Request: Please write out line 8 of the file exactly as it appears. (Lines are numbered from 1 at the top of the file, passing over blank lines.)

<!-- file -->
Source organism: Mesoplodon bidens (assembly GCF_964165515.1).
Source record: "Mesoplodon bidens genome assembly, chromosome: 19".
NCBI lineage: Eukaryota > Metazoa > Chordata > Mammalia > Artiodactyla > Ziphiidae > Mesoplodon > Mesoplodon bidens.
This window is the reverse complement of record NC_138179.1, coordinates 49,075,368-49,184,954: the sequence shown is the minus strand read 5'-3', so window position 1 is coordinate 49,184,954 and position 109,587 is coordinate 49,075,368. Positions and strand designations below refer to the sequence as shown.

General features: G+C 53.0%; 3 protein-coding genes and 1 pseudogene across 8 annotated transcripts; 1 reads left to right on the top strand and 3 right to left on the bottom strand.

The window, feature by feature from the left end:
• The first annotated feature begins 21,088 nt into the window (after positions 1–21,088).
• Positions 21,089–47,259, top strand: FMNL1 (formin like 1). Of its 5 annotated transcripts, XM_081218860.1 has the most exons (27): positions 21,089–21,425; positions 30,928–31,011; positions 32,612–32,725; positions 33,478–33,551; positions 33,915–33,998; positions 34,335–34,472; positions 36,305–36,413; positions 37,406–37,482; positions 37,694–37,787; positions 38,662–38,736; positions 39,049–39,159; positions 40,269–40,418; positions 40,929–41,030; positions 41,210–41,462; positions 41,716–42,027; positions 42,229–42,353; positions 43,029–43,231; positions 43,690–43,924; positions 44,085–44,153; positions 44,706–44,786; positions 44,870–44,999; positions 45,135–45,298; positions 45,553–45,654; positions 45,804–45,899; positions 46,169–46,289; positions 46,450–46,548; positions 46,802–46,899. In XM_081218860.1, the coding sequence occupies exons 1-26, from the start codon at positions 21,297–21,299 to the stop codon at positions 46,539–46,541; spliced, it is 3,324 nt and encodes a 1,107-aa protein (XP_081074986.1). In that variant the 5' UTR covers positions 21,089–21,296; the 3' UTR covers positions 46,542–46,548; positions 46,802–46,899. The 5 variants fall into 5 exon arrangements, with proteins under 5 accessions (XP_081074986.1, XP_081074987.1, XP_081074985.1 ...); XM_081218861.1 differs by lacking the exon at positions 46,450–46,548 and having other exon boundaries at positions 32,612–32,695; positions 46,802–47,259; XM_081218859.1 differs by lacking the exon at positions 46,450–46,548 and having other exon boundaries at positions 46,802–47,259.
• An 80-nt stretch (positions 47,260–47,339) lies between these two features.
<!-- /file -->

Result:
• Positions 21,089–47,259, top strand: FMNL1 (formin like 1). Of its 5 annotated transcripts, XM_081218860.1 has the most exons (27): positions 21,089–21,425; positions 30,928–31,011; positions 32,612–32,725; positions 33,478–33,551; positions 33,915–33,998; positions 34,335–34,472; positions 36,305–36,413; positions 37,406–37,482; positions 37,694–37,787; positions 38,662–38,736; positions 39,049–39,159; positions 40,269–40,418; positions 40,929–41,030; positions 41,210–41,462; positions 41,716–42,027; positions 42,229–42,353; positions 43,029–43,231; positions 43,690–43,924; positions 44,085–44,153; positions 44,706–44,786; positions 44,870–44,999; positions 45,135–45,298; positions 45,553–45,654; positions 45,804–45,899; positions 46,169–46,289; positions 46,450–46,548; positions 46,802–46,899. In XM_081218860.1, the coding sequence occupies exons 1-26, from the start codon at positions 21,297–21,299 to the stop codon at positions 46,539–46,541; spliced, it is 3,324 nt and encodes a 1,107-aa protein (XP_081074986.1). In that variant the 5' UTR covers positions 21,089–21,296; the 3' UTR covers positions 46,542–46,548; positions 46,802–46,899. The 5 variants fall into 5 exon arrangements, with proteins under 5 accessions (XP_081074986.1, XP_081074987.1, XP_081074985.1 ...); XM_081218861.1 differs by lacking the exon at positions 46,450–46,548 and having other exon boundaries at positions 32,612–32,695; positions 46,802–47,259; XM_081218859.1 differs by lacking the exon at positions 46,450–46,548 and having other exon boundaries at positions 46,802–47,259.